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Finnish film-making takes the spotlight locally and abroad

Family Time producers Emilia Haukka and Jussi Rantamäki from Elokuvayhtiö Aamu celebrate their big night.

Jaakko Meyn & Lucas Ekblade / Filmiaura ry

The Finnish film industry celebrates the best of 2023, and British film star Dame Emma Thompson speaks in glowing terms about filming in Finland.

The “Finnish Oscars”, officially the Jussi Film Awards, celebrated Finnish films that premiered in 2023 at its 80th-anniversary gala in March. Tia Kouvo’s directorial debut, Family Time (Mummola), was the biggest winner of the evening, clinching the coveted Best Director, Best Script and Film of The Year honours.

The film, set at an annual Christmas family gathering, is a heartfelt exploration of family dynamics and personal relationships laced with dry humour. It follows how tensions rise between three generations of Finns amid the celebrations.

The most awards of the night, four in total, went to Jalmari Helander’s action film Sisu. The film, a commercial success grossing 14.3 million US dollars worldwide, was recognised for cinematography, editing, production design and make-up. Another significant winner was Je’vida, which won three awards for music, sound design and costume design. Directed by Katja Gauriloff, it is the first feature film entirely in the Skolt Sámi dialect.

Aki Kaurismäki’s internationally acclaimed Fallen Leaves was left without honours at the award ceremony. However, one of its leads, Golden Globe nominee Alma Pöysti, was named best actor for her role in Four Little Adults. Furthermore, Kati Outinen, a regular in Kaurismäki films, received the Concrete Jussi for her career spanning over 40 years. The jury described her work as exhibiting courage, unconventionality and curiosity.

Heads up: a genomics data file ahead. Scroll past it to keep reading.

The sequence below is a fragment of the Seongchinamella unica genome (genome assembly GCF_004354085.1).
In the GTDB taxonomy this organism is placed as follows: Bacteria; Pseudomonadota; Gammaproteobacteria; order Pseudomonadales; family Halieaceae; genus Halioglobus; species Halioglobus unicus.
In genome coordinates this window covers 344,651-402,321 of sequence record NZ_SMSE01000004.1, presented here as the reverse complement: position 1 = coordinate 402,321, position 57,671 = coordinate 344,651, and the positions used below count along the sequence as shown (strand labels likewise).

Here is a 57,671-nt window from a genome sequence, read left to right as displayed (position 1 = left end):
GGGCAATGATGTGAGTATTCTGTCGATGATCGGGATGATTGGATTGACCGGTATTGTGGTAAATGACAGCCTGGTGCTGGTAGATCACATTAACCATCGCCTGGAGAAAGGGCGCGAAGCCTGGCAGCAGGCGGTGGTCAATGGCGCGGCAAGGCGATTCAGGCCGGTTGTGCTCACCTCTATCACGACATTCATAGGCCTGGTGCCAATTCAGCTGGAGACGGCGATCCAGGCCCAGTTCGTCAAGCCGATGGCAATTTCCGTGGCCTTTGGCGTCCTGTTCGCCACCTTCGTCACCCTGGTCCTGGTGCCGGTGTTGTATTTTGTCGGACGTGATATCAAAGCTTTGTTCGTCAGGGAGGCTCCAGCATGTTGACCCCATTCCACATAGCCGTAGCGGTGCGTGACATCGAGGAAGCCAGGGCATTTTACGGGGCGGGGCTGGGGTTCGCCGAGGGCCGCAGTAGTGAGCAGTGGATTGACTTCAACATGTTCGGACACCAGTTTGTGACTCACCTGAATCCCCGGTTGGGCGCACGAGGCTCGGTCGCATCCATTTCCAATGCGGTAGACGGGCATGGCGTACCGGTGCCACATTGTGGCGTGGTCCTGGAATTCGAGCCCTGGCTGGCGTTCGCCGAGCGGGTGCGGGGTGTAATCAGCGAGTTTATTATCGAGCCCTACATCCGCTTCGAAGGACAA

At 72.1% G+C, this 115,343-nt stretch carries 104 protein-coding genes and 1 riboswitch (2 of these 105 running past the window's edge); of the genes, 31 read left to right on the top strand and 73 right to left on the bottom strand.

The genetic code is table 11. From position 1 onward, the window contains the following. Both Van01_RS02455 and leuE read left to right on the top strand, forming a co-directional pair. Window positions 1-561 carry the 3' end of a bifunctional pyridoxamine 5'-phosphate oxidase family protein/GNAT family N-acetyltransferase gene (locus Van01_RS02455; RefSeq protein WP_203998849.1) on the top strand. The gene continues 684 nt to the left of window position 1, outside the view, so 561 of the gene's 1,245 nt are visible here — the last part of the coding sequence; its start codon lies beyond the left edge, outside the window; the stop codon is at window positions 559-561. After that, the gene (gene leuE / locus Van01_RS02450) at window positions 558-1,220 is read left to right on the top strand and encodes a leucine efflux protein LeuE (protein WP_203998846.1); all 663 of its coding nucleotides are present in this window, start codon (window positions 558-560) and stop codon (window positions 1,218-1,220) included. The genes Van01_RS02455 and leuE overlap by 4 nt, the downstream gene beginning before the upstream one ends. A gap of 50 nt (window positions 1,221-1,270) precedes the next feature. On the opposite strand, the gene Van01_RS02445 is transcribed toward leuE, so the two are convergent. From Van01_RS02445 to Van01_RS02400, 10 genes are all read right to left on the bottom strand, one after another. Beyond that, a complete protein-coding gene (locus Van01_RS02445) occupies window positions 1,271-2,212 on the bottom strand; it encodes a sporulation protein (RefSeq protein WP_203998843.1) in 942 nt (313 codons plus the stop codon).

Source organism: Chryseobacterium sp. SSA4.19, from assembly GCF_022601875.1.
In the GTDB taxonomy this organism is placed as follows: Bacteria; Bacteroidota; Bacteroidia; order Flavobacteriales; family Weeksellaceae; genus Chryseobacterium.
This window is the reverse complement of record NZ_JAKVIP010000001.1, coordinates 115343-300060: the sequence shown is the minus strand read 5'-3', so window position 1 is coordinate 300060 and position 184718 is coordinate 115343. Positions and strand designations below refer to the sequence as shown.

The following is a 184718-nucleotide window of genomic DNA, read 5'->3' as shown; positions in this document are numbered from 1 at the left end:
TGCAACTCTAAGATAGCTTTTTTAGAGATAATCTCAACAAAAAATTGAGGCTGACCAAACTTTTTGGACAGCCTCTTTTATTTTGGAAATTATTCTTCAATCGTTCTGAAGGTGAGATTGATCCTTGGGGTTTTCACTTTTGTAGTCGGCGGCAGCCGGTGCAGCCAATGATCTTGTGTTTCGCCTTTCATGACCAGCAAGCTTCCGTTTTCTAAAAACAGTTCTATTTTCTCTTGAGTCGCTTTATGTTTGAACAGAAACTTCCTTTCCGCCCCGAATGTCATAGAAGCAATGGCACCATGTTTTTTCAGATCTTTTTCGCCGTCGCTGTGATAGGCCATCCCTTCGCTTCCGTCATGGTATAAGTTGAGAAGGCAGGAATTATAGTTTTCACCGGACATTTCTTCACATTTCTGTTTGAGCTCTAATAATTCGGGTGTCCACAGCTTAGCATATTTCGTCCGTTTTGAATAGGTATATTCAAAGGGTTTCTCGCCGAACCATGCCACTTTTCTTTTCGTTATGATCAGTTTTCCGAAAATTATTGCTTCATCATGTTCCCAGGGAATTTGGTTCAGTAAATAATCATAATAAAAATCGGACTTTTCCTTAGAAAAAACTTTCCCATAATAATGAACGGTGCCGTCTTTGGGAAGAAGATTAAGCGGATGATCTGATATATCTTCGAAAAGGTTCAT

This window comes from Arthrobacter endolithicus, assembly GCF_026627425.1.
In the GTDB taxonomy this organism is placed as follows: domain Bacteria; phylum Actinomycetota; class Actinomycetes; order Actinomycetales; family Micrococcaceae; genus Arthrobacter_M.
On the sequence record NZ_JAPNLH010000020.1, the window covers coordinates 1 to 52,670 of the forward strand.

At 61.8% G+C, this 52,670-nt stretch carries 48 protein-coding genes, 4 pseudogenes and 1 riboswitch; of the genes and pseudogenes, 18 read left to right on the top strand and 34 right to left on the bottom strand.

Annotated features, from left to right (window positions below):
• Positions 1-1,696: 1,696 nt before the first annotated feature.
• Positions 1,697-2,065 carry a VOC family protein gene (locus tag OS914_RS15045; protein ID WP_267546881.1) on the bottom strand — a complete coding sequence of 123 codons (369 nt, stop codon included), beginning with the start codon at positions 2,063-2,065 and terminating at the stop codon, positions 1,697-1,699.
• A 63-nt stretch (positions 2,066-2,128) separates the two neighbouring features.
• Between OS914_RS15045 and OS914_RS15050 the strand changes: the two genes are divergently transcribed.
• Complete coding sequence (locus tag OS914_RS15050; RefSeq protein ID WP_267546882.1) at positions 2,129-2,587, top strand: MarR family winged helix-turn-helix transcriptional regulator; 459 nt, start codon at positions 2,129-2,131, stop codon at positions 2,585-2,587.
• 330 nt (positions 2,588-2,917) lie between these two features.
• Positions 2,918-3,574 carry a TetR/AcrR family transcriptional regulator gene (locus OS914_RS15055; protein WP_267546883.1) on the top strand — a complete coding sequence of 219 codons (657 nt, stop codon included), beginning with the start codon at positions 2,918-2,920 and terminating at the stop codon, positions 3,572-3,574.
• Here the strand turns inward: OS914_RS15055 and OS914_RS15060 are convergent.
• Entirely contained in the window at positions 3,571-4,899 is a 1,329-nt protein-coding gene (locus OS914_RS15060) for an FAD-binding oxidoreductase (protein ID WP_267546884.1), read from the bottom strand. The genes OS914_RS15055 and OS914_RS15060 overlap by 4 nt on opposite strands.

The Jussi Film Awards are handed out by the Filmiaura Association. It has over 600 members who represent film makers, distributors, journalists, cinema operators and other professionals working with Finnish film.

Natural hospitality

Meanwhile, two-time Oscar winner Dame Emma Thompson was recently in Finland filming Brian Kirk’s upcoming action-thriller, The Fisherwoman. According to Thompson, the film takes place in Minnesota, USA, but since there was no snow in Minnesota due to climate change, all the outdoor scenes were shot in Koli, Finland.

In a letter written to the biggest Finnish daily, Helsingin Sanomat, Thompson spoke in glowing terms about her experience.

“What supported me at all times was the extraordinary nature of the environment and the people. From the moment I landed, I was met with kindness and warmth, with deep hospitality and humour by people who made my stay in Koli feel more and more like home.”

The Finnish landscape filled Thompson with “a daily sense of awe”.


Additionally, Thompson praised the Finnish crew for being peculiarly well suited to film work. “They were calm. They were confident. They worked incredibly hard and without complaint, no matter how insane the hours or the weather.”

“They cared for us, they kept us safe, and they showed us where the best bars were, which was perhaps the most essential thing of all,” Thompson added.

The Fisherwoman was one of many international productions to receive the AV Incentive, a government initiative enabling them to save up to 25 per cent of their costs by filming in Finland.

“I would give anything to get the chance to work here again and therefore thank everyone who is working so hard to keep the AV incentive alive and kicking.”

“I would encourage colleagues in my industry with all my heart to locate productions here – if you need dramatic landscape, it is here, if you need brave-hearted, highly sensitive and indomitable crew people, they are here, if you need comfort and a homely life, it is here,” Thompson said.

By: Eeva Haaramo